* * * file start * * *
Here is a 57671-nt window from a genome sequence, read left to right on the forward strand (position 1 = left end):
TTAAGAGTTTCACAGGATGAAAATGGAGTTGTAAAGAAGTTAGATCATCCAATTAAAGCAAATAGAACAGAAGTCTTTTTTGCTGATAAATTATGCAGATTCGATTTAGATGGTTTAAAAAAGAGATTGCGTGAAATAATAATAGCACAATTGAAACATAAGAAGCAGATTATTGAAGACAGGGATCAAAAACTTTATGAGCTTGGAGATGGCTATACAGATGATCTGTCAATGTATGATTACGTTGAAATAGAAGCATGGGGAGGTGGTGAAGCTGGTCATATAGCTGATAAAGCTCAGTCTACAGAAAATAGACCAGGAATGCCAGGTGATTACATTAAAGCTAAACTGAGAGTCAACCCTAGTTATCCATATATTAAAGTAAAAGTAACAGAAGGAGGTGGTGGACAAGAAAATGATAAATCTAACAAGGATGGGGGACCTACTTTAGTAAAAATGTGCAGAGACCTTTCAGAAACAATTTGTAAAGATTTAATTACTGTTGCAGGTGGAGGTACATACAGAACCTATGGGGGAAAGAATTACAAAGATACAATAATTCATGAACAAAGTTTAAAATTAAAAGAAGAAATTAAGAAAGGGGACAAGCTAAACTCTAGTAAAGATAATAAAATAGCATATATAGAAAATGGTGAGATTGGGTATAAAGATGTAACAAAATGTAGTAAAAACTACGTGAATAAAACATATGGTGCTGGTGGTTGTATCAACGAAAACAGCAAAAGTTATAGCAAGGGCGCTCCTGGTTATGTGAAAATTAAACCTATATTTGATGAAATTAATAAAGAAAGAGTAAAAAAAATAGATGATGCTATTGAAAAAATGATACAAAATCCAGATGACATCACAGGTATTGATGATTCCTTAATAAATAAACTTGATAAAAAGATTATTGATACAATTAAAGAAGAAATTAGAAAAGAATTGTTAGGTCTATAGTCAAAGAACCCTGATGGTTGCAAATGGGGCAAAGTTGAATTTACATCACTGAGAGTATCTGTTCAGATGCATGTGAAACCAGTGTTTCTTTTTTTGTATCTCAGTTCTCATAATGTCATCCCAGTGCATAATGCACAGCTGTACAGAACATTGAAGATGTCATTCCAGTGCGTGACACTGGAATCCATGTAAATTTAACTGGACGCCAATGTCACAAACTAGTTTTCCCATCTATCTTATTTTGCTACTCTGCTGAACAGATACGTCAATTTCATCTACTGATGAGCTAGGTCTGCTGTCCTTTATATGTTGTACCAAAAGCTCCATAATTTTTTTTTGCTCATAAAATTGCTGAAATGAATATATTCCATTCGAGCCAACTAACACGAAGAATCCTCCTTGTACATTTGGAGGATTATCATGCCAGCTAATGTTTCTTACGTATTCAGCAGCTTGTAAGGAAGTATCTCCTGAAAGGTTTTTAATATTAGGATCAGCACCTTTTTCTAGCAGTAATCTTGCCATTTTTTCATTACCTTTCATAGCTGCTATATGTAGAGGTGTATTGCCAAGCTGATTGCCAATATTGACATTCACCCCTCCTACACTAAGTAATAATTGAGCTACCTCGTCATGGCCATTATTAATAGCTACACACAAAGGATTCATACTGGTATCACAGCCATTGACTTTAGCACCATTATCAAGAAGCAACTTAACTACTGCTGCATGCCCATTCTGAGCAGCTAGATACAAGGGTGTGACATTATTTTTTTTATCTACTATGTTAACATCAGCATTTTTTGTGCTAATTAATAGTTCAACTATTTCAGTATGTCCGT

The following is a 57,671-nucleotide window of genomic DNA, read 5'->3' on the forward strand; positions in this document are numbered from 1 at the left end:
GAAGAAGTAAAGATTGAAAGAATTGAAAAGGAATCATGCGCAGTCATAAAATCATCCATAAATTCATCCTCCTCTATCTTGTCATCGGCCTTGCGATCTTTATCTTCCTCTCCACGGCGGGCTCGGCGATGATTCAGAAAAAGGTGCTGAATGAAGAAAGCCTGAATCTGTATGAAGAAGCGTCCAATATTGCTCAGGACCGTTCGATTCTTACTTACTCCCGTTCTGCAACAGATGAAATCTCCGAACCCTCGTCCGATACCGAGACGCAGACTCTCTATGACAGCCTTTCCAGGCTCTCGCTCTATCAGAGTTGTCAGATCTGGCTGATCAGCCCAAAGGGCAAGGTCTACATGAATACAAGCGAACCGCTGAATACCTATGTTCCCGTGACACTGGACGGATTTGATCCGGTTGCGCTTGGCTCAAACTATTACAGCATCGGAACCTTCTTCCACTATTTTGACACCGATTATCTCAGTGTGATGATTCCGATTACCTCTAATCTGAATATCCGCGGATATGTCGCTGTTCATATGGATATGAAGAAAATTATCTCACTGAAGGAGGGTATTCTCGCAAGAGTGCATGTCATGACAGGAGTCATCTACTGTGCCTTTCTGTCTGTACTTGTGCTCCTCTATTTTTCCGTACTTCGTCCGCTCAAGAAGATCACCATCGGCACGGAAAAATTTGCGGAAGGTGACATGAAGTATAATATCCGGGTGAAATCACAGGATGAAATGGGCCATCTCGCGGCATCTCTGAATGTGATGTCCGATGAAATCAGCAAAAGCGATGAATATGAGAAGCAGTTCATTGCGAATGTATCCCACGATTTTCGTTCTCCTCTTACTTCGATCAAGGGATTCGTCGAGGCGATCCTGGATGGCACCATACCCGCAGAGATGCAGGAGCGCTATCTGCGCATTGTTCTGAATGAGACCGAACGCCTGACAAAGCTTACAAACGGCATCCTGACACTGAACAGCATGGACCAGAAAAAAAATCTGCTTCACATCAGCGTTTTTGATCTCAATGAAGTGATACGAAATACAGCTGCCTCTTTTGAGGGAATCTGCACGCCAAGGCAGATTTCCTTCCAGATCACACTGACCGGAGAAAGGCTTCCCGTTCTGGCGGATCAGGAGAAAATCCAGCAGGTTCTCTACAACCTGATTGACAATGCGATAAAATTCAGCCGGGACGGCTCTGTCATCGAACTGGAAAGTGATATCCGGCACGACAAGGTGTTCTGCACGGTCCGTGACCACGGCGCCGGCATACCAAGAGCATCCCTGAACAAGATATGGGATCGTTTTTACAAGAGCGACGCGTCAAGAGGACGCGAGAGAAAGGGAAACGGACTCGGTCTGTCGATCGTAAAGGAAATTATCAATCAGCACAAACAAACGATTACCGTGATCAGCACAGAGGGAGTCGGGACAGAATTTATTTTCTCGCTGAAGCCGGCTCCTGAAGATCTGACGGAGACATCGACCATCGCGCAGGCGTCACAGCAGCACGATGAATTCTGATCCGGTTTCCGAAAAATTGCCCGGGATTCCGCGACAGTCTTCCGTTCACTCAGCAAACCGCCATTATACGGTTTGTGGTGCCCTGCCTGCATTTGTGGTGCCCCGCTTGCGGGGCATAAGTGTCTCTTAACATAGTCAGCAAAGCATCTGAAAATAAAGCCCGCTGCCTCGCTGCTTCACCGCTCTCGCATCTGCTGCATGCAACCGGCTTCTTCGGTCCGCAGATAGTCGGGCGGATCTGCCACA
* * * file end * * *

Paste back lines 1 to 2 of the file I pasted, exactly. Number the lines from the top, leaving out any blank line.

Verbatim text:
Here is a 57671-nt window from a genome sequence, read left to right on the forward strand (position 1 = left end):
TTAAGAGTTTCACAGGATGAAAATGGAGTTGTAAAGAAGTTAGATCATCCAATTAAAGCAAATAGAACAGAAGTCTTTTTTGCTGATAAATTATGCAGATTCGATTTAGATGGTTTAAAAAAGAGATTGCGTGAAATAATAATAGCACAATTGAAACATAAGAAGCAGATTATTGAAGACAGGGATCAAAAACTTTATGAGCTTGGAGATGGCTATACAGATGATCTGTCAATGTATGATTACGTTGAAATAGAAGCATGGGGAGGTGGTGAAGCTGGTCATATAGCTGATAAAGCTCAGTCTACAGAAAATAGACCAGGAATGCCAGGTGATTACATTAAAGCTAAACTGAGAGTCAACCCTAGTTATCCATATATTAAAGTAAAAGTAACAGAAGGAGGTGGTGGACAAGAAAATGATAAATCTAACAAGGATGGGGGACCTACTTTAGTAAAAATGTGCAGAGACCTTTCAGAAACAATTTGTAAAGATTTAATTACTGTTGCAGGTGGAGGTACATACAGAACCTATGGGGGAAAGAATTACAAAGATACAATAATTCATGAACAAAGTTTAAAATTAAAAGAAGAAATTAAGAAAGGGGACAAGCTAAACTCTAGTAAAGATAATAAAATAGCATATATAGAAAATGGTGAGATTGGGTATAAAGATGTAACAAAATGTAGTAAAAACTACGTGAATAAAACATATGGTGCTGGTGGTTGTATCAACGAAAACAGCAAAAGTTATAGCAAGGGCGCTCCTGGTTATGTGAAAATTAAACCTATATTTGATGAAATTAATAAAGAAAGAGTAAAAAAAATAGATGATGCTATTGAAAAAATGATACAAAATCCAGATGACATCACAGGTATTGATGATTCCTTAATAAATAAACTTGATAAAAAGATTATTGATACAATTAAAGAAGAAATTAGAAAAGAATTGTTAGGTCTATAGTCAAAGAACCCTGATGGTTGCAAATGGGGCAAAGTTGAATTTACATCACTGAGAGTATCTGTTCAGATGCATGTGAAACCAGTGTTTCTTTTTTTGTATCTCAGTTCTCATAATGTCATCCCAGTGCATAATGCACAGCTGTACAGAACATTGAAGATGTCATTCCAGTGCGTGACACTGGAATCCATGTAAATTTAACTGGACGCCAATGTCACAAACTAGTTTTCCCATCTATCTTATTTTGCTACTCTGCTGAACAGATACGTCAATTTCATCTACTGATGAGCTAGGTCTGCTGTCCTTTATATGTTGTACCAAAAGCTCCATAATTTTTTTTTGCTCATAAAATTGCTGAAATGAATATATTCCATTCGAGCCAACTAACACGAAGAATCCTCCTTGTACATTTGGAGGATTATCATGCCAGCTAATGTTTCTTACGTATTCAGCAGCTTGTAAGGAAGTATCTCCTGAAAGGTTTTTAATATTAGGATCAGCACCTTTTTCTAGCAGTAATCTTGCCATTTTTTCATTACCTTTCATAGCTGCTATATGTAGAGGTGTATTGCCAAGCTGATTGCCAATATTGACATTCACCCCTCCTACACTAAGTAATAATTGAGCTACCTCGTCATGGCCATTATTAATAGCTACACACAAAGGATTCATACTGGTATCACAGCCATTGACTTTAGCACCATTATCAAGAAGCAACTTAACTACTGCTGCATGCCCATTCTGAGCAGCTAGATACAAGGGTGTGACATTATTTTTTTTATCTACTATGTTAACATCAGCATTTTTTGTGCTAATTAATAGTTCAACTATTTCAGTATGTCCGT